Panama Papers: fresh disclosures prompt investigations by Indian authorities

The fresh release made in the media today under ‘Panama Paper Leaks’ (See: Panama Papers to the fore again: Bachchan, Lionel Messi implicated). has attracted a scrutiny by  law enforcement agencies under the aegis of the Multi Agency Group (MAG), that had  been constituted for facilitating coordinated and speedy investigation. 

According to the finance ministry, the fresh series of Panama Papers disclosures will be effectively addressed within a reasonable time frame. 
According to the standard operating procedures for investigatng such cases, examining the information revealed in the media release with the disclosures made by those named in their annual returns of income, particularly in the foreign assets (FA) schedule, foreign remittance details, etc, have to be examined. Subsequently, investigations, if required are carried out.
The Panama Paper leaks were originally revealed by the International Consortium of Investigative Journalists (ICIJ), on 4 April 2016. On the same day, the Government constituted the MAG, headed by chairman, Central Board of Direct Taxes (CBDT), and comprising representatives of the income tax department, enforcement directorate (ED), Financial Intelligence Unit (FIU) and Reserve Bank of India.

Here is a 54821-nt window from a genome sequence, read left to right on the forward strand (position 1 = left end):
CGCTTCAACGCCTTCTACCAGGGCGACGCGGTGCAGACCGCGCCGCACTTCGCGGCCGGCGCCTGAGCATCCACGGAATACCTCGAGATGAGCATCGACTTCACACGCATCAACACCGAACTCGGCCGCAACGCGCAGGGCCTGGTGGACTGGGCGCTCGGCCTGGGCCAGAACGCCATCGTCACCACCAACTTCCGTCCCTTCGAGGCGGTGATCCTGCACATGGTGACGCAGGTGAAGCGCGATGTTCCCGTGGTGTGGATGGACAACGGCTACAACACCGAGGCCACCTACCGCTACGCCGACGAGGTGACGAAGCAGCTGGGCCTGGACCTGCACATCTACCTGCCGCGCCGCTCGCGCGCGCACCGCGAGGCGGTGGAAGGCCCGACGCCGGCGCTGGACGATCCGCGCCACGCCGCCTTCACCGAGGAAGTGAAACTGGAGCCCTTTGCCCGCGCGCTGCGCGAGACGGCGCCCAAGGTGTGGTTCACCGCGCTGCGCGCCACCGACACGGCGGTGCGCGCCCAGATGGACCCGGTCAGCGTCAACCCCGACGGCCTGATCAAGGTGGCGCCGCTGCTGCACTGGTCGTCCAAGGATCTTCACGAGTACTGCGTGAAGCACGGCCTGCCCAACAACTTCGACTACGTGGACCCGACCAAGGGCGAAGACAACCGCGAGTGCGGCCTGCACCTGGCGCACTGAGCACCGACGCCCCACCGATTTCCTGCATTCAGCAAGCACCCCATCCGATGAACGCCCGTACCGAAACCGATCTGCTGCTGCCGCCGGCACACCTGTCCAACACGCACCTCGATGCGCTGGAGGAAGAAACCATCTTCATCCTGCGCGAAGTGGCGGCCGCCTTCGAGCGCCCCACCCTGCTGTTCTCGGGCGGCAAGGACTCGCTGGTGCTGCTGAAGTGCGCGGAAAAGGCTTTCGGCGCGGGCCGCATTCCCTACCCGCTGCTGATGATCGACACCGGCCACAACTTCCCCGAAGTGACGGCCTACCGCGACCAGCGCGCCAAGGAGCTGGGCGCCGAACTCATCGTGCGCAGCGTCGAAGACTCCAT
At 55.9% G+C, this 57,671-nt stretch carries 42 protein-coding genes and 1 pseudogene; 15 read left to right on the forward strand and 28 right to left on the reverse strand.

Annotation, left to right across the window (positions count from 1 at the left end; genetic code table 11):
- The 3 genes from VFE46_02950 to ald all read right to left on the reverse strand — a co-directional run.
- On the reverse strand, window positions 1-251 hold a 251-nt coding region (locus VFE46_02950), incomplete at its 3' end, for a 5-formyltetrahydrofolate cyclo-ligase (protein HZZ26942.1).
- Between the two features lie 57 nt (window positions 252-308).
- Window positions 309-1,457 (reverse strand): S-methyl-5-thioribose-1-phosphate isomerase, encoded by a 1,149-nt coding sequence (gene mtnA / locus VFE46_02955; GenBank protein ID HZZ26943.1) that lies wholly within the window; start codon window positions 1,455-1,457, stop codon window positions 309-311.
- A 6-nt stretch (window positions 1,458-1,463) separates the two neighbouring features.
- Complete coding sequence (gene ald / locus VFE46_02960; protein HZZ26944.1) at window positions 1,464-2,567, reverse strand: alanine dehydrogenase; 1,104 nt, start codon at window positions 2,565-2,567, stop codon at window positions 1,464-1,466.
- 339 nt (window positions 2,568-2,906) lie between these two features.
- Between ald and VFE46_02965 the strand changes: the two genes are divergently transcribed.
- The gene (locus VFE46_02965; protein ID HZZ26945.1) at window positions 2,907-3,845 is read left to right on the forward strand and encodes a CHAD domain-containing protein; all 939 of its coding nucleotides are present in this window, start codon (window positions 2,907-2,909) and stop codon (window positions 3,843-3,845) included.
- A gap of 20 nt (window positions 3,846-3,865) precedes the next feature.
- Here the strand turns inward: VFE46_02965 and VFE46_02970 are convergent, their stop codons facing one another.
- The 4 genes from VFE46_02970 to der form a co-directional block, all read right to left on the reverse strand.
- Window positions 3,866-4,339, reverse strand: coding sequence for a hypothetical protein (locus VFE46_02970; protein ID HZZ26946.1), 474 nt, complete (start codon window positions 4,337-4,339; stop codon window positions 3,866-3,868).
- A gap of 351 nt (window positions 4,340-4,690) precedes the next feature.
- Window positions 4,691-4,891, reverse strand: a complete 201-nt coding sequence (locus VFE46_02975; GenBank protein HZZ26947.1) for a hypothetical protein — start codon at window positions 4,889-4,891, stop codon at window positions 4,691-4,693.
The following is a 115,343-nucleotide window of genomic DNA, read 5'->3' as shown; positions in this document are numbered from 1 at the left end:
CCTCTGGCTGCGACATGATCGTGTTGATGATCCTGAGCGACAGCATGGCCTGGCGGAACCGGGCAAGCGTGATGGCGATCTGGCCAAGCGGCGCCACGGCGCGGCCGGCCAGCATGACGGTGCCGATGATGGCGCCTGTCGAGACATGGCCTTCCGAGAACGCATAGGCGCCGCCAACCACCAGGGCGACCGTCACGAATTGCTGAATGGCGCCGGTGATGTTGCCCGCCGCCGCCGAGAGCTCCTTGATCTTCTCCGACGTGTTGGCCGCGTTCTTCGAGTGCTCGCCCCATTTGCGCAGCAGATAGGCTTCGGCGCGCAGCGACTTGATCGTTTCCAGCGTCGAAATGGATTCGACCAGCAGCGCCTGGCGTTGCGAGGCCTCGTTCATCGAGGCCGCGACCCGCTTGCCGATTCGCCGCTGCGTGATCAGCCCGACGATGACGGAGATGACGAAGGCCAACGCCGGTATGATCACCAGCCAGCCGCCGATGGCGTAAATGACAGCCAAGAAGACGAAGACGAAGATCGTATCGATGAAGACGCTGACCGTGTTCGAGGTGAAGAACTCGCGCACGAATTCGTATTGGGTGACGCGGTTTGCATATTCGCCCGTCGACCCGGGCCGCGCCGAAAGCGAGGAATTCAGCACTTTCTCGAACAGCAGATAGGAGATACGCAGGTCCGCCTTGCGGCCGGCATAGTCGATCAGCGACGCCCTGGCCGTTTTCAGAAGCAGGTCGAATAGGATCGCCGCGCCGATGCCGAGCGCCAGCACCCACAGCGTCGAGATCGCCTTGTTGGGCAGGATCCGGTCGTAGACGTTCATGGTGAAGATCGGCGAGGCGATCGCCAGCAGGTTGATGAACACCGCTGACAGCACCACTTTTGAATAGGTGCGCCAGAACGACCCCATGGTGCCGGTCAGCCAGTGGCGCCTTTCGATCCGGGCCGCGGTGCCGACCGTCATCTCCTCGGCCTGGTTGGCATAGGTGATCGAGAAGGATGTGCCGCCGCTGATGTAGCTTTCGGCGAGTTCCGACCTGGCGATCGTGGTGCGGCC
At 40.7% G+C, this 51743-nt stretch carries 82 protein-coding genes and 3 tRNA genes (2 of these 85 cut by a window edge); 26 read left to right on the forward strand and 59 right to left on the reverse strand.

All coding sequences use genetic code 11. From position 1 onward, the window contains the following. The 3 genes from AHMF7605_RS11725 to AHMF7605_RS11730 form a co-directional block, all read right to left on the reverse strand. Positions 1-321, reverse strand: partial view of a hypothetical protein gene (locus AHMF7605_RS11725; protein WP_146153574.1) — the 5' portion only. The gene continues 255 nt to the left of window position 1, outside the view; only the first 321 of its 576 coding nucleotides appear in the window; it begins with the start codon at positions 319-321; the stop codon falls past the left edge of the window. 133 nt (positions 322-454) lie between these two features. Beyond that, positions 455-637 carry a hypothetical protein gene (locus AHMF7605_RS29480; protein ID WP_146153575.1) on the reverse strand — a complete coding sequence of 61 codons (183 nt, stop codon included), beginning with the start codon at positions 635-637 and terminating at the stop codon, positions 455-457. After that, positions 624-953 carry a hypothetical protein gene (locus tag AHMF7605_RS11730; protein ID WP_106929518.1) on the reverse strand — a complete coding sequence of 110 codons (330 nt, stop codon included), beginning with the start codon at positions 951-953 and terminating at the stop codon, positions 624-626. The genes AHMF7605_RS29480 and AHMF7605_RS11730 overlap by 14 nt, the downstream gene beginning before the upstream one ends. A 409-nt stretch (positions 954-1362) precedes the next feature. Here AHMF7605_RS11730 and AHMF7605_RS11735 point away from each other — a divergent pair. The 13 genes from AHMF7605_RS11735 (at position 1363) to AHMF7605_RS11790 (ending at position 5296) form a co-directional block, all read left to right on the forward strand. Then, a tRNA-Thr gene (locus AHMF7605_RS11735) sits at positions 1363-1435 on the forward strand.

The original Panama Paper leaks involving 426 persons have been investigated by the income tax authorities and other member agencies of MAG. 
Since the database released by ICIJ did not contain any financial details or details of beneficial ownership, these had to be sought from foreign jurisdictions under tax treaties in most cases. 
After thorough investigation, involving examination of the disclosures made in the ITRs particularly the FA schedule, residential status, responses to questionnaires issued, responses received from foreign jurisdictions and details of foreign remittances made, 352 cases were found to be non-actionable.
In the remaining 74 cases, actions was taken in 62 cases with searches conducted in 50 cases, and surveys in 12 cases leading to detection of undisclosed foreign investments of approximately Rs1,140 crore.
In 16 cases criminal prosecution complaints have been filed in  courts which are at various stages of hearing. In 32 cases notices under section 10 of the Black Money Act have been issued.
Though the investigating agencies faced problems of incomplete data and absence of financial information as well as not very prompt cooperation from other countries, the overall outcome has been very satisfactory, says the government.